I've decided to drink one beer from every country in the world. I know it's a tough job, but someone's got to do it. And that someone is me. The rules: I have to drink the whole beer, I have to photograph it to prove that I've done it, and it has to be an official, commercially produced beer (no homebrews). The only countries I can skip are ones that don't produce beer (haven't found any yet).

Sunday, August 4, 2013

#24: Estonia

OK after a long absence while I finished my MBA, I'm breathing life into this blog again. And we now have the first Baltic country for the blog: Estonia. It's a small cold country in northeastern Europe who speak a strange language that bears some resemblance to Finnish (an even stranger language). Their main beer company is called Saku, and I stumbled across this Kuld beer made by Saku at a small bottle shop on the New South Wales south coast around Christmas time last year. What choice did I have? I purchased and quaffed this beverage as a matter of no small urgency!

Kuld is actually a pretty damn good beer. It has an odd taste that is somewhere between a pretty hops-y central European pilsener, and a German krystalweizen. I'm not at all sure how they pulled it off, but it kind of works. Due to its strong and strange flavour, I don't imagine I'd like to drink a bunch of them in one sitting, but drinking one was perfectly enjoyable and quite recommended, if you ever manage to find it.

Name: Kuld
Country of production: Republic of Estonia
Style: Some kind of pilsener?
Taste: Puzzling, medium hops, krystal-style grainy finish
Cost: around AU$8 per bottle
Availability in AU: Very low
Cred: Medium
My score: 8 out of 10 long bitter struggles against Soviet hegemony

Sunday, January 6, 2013

#23: Croatia

Being pretty close to squat in the middle of Europe, I figure Croatia would produce and consume a fair bit of beer, at least for a country of a bit over 4 million people. I've occassionally been able to stumble across this beer, Karlovacko (which I suspect is pronounced "Karlo-Vachko", though admittedly I'm making that up), and figure my chances of ever finding a Croatian craft beer are slim to none, so I might as well do this.

Not really much to say here; it's a very bog-standard European yellow lager. Decent quality, fairly boring. Tastes kind of like Heineken and 14 million other similar beers. Goes down pretty well on a hot day, inoffensive but not original taste, blah blah. It apparently won some sort of award at some sort of event, but you know, so did Taiwan Beer, so go figure. I look surprisingly excited in that photo, considering how unexciting the beer was; I offer no explanation thereof.

Name: Karlovacko
Country of production: Republic of Croatia
Style: Pale lager
Taste: Like almost every other European pale lager
Cost: around AU$5 per bottle
Availability in AU: Fairly low
Cred: Medium
My score: 6.5 out of 10 frenzied bouts of inexplicable and ruthless warfare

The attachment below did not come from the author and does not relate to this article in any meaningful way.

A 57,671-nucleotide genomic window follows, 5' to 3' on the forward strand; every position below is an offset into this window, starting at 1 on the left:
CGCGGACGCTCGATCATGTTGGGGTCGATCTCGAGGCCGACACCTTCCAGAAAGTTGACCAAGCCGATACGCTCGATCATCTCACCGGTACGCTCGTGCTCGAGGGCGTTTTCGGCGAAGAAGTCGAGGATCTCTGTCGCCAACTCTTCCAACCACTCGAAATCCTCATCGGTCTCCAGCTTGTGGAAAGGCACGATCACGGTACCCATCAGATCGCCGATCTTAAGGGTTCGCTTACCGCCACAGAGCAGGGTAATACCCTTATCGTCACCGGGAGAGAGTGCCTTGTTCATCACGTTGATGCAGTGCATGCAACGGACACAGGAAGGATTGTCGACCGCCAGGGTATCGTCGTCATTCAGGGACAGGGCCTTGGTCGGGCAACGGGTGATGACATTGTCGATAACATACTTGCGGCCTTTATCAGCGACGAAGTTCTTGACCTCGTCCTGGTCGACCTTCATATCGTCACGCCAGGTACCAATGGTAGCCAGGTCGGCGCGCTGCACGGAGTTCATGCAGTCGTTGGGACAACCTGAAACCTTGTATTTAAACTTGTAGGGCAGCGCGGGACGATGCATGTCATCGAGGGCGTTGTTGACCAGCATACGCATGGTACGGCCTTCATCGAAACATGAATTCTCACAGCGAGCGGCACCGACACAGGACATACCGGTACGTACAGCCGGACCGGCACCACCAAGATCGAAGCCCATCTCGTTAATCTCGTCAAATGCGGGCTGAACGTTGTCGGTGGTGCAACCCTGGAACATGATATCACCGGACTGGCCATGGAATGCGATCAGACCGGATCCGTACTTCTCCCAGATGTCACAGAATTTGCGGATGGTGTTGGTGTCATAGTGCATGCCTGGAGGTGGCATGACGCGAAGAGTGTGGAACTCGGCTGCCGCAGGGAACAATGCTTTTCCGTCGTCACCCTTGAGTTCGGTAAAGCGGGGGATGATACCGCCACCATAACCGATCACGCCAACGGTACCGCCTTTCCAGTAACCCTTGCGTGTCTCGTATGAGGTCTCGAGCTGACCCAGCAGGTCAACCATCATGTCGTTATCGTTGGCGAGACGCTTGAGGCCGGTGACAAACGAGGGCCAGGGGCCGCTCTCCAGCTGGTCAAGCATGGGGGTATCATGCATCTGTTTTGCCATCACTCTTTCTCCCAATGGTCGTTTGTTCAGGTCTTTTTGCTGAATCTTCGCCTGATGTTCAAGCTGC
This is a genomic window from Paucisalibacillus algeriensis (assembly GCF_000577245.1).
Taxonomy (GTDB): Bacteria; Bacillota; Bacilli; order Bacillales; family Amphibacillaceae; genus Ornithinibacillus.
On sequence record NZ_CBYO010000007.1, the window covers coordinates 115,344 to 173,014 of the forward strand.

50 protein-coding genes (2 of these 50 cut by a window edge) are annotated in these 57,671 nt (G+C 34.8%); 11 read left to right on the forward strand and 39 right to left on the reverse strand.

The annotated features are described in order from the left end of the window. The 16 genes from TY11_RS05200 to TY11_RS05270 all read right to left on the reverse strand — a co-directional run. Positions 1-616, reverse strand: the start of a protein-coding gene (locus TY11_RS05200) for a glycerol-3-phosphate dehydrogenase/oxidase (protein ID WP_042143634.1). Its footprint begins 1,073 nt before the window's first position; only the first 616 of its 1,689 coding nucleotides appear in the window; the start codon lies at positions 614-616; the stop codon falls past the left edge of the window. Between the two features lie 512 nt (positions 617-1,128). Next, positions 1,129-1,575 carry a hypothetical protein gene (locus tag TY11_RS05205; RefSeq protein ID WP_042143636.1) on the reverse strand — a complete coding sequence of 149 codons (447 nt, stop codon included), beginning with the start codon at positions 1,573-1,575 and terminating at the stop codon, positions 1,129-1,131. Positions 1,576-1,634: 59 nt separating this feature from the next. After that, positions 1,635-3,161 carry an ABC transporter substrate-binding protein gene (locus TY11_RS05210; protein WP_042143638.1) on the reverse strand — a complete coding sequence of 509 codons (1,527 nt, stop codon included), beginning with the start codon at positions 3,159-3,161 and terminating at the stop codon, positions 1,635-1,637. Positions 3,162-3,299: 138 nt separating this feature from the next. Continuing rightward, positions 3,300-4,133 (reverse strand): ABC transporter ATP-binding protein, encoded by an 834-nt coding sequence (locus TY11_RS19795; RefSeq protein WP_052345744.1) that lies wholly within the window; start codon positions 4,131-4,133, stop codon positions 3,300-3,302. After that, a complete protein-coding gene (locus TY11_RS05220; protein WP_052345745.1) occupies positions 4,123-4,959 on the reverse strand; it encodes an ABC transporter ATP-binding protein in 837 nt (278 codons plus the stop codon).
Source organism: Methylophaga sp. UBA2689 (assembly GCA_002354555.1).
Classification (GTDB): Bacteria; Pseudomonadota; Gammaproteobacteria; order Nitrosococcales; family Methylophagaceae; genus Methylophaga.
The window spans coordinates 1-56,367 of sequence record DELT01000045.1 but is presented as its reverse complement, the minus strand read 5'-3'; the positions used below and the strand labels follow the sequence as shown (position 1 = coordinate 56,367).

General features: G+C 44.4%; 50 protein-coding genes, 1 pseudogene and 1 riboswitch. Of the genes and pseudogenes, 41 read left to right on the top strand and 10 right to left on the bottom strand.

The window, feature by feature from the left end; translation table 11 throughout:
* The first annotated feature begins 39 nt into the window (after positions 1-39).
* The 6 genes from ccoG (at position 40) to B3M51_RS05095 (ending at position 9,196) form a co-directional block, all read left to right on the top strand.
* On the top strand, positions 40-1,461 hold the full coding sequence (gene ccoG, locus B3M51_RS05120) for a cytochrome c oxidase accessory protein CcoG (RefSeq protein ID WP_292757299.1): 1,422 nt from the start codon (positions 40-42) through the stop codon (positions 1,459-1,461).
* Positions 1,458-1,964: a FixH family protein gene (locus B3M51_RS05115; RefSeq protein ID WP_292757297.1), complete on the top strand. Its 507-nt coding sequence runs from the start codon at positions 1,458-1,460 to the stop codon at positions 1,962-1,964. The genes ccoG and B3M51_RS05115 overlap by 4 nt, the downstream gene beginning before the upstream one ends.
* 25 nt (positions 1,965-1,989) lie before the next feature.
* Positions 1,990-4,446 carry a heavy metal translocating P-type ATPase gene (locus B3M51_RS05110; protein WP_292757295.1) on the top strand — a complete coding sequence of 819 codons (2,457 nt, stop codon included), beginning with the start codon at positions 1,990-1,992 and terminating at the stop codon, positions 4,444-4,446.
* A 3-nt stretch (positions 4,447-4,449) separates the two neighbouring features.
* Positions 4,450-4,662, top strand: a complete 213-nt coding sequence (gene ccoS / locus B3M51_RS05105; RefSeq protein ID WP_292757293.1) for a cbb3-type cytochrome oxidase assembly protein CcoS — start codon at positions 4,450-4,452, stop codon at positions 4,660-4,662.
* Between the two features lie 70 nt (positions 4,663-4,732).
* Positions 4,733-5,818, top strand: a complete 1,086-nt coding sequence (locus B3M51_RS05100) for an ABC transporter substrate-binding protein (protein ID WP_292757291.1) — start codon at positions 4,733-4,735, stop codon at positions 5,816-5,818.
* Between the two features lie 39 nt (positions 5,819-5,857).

Thursday, January 3, 2013

#22: Namibia

Namibia? For real?? Yes I was quite excited to discover a Namibian beer, "Windhoek", on the menu at a South African restaurant in East Sydney. Namibia is a large country in south-eastern Africa, almost as large as South Africa, yet with only two million people. According to my good friend Wikipedia, they fought a protracted war of independence against South Africa from the 1960s to the 1980s, eventually gaining independence, and presumably, some level of happiness. I only really know of it from when they played in the Rugby World Cup when it was in Australia, and to shore up the non-existent level of support for the team here, the organisers encouraged the locals to turn up and "Go Nuts for Namibia!". Which apparently they did, which is cool.

Anyway I wasn't expecting much from this beer (I figured it'd be similar or worse than the South African mainstay beer, Castle Lager), but was very pleasantly surprised! While on paper the beer style is pretty typical European lager, you can straight away taste the quality in this beer. This is up there with the better German mainstream lagers and pilseners. I had a brief look around the label and noticed to my surprise, it said the makers had brewed it, by choice, according to the famous Reinheitsgebot, or German Beer Purity Law! Very cool. There are probably some descendents of German and Dutch settlers in Namibia, and they've decided to stick to the old ways and make proper beer. Impressive! Anyway, while not really "craft" or unusual, Windhoek is a refreshing tasty beer that I can recommend to anyone fortunate enough to stumble upon it.

Name: Windhoek
Country of production: Republic of Namibia
Style: Lager
Taste: Crisp, slightly hopped Central European style lager
Cost: around AU$7 per bottle (it was at a restaurant)
Availability in AU: Extremely low
Cred: Very high (when did you last have a beer from Namibia?)
My score: 7.5 out of 10 protracted struggles for independence

Tuesday, January 1, 2013

#21: El Salvador

El Salvador is a very small and densely populated country in Central America (or at least that's what Wikipedia tells me). It's between Guatemala and Honduras and is subject to frequent devastating natural disasters, and that's about all I know about it. Strangely enough, this small country produces a beer that keeps popping up all over the damn place, Cabana. Sadly, I have very few good things to say about it. It has the Central American style of pale and mild lagers, but takes it to quite an extreme level. In fact, this is one of the most tasteless beers I've encountered. Apart from having some alcohol content, it's quite similar to mineral water. While it doesn't have any actual unpleasant tastes, like Hite or Taiwan Beer, I can't really recommend it for anyone other than someone who hates the taste of beer, in which case they should probably drink something else. It would go down easily on a hot summer's day, but so would a Corona or Dos Equis, which taste better than this.